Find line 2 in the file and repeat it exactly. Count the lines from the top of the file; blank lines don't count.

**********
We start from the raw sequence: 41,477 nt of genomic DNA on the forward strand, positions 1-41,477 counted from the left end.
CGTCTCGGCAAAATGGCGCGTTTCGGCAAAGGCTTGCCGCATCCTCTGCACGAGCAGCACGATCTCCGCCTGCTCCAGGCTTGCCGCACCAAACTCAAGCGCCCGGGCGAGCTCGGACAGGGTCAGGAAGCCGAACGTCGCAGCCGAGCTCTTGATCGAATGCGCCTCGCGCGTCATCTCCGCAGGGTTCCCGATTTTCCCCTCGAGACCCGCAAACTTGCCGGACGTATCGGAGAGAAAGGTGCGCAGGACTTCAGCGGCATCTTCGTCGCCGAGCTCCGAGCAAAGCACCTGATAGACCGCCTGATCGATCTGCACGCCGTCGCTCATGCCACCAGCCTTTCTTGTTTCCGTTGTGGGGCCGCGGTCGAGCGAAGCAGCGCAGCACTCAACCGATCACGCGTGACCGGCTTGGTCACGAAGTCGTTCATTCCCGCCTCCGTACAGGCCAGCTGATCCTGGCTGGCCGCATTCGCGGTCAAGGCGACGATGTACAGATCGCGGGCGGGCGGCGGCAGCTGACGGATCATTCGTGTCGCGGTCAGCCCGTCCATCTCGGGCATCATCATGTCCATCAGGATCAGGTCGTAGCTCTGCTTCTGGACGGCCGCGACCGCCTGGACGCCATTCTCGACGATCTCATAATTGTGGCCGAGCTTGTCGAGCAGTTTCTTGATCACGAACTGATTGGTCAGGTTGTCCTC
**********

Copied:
CGTCTCGGCAAAATGGCGCGTTTCGGCAAAGGCTTGCCGCATCCTCTGCACGAGCAGCACGATCTCCGCCTGCTCCAGGCTTGCCGCACCAAACTCAAGCGCCCGGGCGAGCTCGGACAGGGTCAGGAAGCCGAACGTCGCAGCCGAGCTCTTGATCGAATGCGCCTCGCGCGTCATCTCCGCAGGGTTCCCGATTTTCCCCTCGAGACCCGCAAACTTGCCGGACGTATCGGAGAGAAAGGTGCGCAGGACTTCAGCGGCATCTTCGTCGCCGAGCTCCGAGCAAAGCACCTGATAGACCGCCTGATCGATCTGCACGCCGTCGCTCATGCCACCAGCCTTTCTTGTTTCCGTTGTGGGGCCGCGGTCGAGCGAAGCAGCGCAGCACTCAACCGATCACGCGTGACCGGCTTGGTCACGAAGTCGTTCATTCCCGCCTCCGTACAGGCCAGCTGATCCTGGCTGGCCGCATTCGCGGTCAAGGCGACGATGTACAGATCGCGGGCGGGCGGCGGCAGCTGACGGATCATTCGTGTCGCGGTCAGCCCGTCCATCTCGGGCATCATCATGTCCATCAGGATCAGGTCGTAGCTCTGCTTCTGGACGGCCGCGACCGCCTGGACGCCATTCTCGACGATCTCATAATTGTGGCCGAGCTTGTCGAGCAGTTTCTTGATCACGAACTGATTGGTCAGGTTGTCCTC